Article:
Futo maki? Tempura? I could have the sushi dinner … although the mango chicken is looking pretty scrumptious right now. What are you having?
Stupid me, why am I asking? You’re having the sashimi deluxe. That’s what you always have. Not that’s not a criticism. It’s an observation. Why are you laughing? Well I’m glad you find me amusing. It hasn’t been half an hour … has it? Really? Well, it’s a very large menu. Yes, I know I’ve seen it many times before. That doesn’t help.
I do too have a sense of humor. It’s just I like almost everything on the menu. I want it all. I think I’m drooling.
Maybe I should have a dinner. I could get a bit of everything. Well, not everything, but a bunch of things. Except I can’t eat that much … it would be a waste.
Of course. Thank you for reminding me. Anything I don’t eat, you will take care of for me. What a nice husband you are! I can always count on you.
So what would you like me to order? If you’re going to eat it, it might as well be something you enjoy. Shrimp? Yeah, I could do that. They make a wicked tempura. Shrimp and veggies or just shrimp? What do you think? I could get futo maki as an appetizer. I would share it with you, right? So nothing would get wasted …
I literally paid in blood for these pictures. I think they are worth it, though I’m pretty sore and have a feeling I’m going to be very uncomfortable tomorrow.
Funny to discover this dam after passing so near for more than a dozen years. You really can’t see it from the road, which is where we usually shoot from and I probably heard it, but didn’t pay attention. It’s an interesting dam, not like any of the other local dams.
It’s not very tall, perhaps 10 or 12 feet. Water doesn’t flow over the dam as much as it comes through holes in the dam, set at various heights in a long crescent. The waters spits out and onto a plateau of flat rocks. I’m not sure what this design was intended to accomplish, but there must have been some special purpose in the design.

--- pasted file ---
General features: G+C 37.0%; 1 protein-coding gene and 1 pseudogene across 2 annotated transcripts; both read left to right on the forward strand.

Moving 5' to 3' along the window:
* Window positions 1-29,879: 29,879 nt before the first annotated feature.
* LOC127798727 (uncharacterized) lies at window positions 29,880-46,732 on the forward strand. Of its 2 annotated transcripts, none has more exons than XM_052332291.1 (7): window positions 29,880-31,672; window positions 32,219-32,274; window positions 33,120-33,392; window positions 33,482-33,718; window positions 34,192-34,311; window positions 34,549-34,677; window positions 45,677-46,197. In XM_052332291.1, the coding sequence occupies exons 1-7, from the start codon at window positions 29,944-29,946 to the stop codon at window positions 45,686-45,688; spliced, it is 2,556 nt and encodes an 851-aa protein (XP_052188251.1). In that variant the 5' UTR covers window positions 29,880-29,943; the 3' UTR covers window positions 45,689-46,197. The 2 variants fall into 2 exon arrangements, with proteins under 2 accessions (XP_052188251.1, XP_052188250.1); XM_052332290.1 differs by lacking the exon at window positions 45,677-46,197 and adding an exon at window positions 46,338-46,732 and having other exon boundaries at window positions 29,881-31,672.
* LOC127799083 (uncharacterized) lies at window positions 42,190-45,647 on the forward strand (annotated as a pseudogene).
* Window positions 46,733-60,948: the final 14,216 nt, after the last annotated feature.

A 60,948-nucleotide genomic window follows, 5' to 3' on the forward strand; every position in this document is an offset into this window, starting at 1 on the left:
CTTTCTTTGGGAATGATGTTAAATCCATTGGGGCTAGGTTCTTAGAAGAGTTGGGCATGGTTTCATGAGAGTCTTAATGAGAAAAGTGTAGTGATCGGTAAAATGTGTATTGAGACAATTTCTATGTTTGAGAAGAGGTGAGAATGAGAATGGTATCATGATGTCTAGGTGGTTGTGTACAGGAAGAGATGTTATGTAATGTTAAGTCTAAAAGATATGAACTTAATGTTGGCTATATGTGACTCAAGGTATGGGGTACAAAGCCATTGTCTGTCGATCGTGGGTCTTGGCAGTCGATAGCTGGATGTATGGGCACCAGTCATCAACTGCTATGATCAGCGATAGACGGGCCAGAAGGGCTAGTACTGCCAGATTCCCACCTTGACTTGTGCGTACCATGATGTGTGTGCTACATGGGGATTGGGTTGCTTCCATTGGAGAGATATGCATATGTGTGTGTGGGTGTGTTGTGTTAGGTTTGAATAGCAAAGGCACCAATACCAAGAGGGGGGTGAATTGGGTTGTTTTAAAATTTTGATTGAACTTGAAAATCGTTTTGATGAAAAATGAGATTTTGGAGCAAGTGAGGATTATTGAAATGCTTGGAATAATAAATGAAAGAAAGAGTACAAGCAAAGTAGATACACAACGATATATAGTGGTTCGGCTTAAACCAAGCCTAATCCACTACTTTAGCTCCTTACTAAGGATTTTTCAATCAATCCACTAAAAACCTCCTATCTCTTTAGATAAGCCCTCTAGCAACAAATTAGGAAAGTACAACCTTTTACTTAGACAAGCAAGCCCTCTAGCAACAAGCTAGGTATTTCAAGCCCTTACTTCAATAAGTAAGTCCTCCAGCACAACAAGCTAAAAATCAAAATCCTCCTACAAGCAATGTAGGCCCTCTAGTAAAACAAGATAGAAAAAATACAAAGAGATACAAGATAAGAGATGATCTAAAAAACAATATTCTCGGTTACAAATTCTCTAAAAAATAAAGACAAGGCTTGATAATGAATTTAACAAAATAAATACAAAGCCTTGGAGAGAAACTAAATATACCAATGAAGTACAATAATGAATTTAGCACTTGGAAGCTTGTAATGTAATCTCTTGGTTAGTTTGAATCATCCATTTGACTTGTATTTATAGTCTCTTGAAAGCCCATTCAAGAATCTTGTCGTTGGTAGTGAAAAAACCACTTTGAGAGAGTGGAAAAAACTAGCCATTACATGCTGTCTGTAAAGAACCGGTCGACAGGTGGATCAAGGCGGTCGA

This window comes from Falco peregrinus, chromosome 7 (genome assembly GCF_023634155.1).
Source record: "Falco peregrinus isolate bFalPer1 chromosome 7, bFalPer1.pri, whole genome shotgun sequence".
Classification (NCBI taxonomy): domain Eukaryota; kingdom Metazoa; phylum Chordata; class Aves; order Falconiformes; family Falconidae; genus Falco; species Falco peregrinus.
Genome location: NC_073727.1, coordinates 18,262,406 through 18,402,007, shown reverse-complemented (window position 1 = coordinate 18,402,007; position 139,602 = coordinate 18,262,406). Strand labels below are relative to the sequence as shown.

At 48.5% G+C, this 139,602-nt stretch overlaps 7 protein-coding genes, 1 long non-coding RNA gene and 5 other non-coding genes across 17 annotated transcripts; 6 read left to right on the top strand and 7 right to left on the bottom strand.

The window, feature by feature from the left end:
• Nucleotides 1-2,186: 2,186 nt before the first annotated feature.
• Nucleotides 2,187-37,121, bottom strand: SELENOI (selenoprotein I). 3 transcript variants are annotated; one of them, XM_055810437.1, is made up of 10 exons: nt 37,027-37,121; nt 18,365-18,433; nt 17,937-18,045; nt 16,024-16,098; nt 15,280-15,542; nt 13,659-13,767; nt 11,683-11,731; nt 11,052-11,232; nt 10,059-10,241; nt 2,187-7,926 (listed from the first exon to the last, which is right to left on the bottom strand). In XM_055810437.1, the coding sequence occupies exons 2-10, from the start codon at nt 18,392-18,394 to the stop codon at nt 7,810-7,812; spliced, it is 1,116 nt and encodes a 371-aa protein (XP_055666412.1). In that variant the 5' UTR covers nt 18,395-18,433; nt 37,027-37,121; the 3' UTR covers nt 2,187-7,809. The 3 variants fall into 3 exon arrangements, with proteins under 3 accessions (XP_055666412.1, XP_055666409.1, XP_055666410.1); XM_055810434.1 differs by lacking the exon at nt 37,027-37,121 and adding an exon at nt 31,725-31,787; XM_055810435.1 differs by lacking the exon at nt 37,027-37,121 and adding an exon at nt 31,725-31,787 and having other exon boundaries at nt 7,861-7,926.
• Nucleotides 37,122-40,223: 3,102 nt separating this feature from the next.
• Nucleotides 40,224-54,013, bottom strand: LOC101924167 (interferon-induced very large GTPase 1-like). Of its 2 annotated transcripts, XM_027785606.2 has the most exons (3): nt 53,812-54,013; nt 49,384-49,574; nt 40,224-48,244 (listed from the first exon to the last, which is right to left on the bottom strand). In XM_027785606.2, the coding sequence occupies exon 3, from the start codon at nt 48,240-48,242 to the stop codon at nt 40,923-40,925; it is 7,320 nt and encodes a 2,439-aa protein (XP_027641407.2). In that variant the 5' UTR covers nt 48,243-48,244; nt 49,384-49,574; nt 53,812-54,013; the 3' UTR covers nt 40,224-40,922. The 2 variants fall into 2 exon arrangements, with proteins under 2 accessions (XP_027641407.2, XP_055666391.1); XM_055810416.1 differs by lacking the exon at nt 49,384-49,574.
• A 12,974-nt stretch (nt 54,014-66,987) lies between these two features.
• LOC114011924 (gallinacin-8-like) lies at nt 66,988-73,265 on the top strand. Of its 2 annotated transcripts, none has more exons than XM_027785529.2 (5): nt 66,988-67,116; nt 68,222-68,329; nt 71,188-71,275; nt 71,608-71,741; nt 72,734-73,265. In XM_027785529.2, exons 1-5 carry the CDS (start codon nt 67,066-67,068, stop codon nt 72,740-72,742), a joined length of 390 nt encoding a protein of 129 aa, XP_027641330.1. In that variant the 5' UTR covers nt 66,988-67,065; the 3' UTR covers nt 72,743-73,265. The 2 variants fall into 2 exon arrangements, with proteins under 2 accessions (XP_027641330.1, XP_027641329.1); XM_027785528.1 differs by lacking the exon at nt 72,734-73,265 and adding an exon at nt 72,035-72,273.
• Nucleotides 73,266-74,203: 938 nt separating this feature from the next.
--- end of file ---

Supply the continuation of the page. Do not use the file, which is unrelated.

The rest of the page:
The old mill used to be an antique cooperative until last year. They recently converted it to an adult activity center. The senior center in Uxbridge is tiny, so this is definite upgrade. The building has been beautifully restored and its location, adjacent to the river and Whitins Pond … well, it couldn’t be lovelier.
“Whoa,” he yelped. And jumped, startled to bump into me. It nearly made me drop my glass of juice. That would have made a fine mess.
“Whoa? Garry, I live here. I’m your wife. I live here. Married twenty-three years. We just had an anniversary. You need to get used to having me around.”
“Yes,” he said. “I think I recognize you. I’m pretty sure we’ve met before.”
We met at the college radio station in 1963. We’ve been friends ever since. Fifty years of friendship and we’ve been living together for the past quarter century.This is no fly-by-night arrangement. Yet almost every encounter surprises him enough to make him jump. After all this time, you’d think it wouldn’t be such a shock.
“Remember,” I repeated. “I’m your wife. I live here,” I said it loudly because he didn’t have his hearing aids in.
He grinned. “I know.”
“Then why are you surprised to see me?”
“I didn’t expect to find you in the hallway.”
“Why not? I think it’s safe to say I might pop up anywhere at any time. You need to get a grip on this.”
“Right,” he said.
Immediately after this conversation, I left the bedroom to get the telephone and bring it back to its base in the bedroom. When I opened the door, he jumped. Startled again.
I’m sure he knows we’re married. He bought me flowers and a card just yesterday. He recognizes me with and without my eyeglasses. He put a band-aid on my nose this afternoon. He sends me emails and reads this blog. Nonetheless, he’s always surprised — even shocked — to see me. I’m sure there’s a reason. I’m just not sure what it is.
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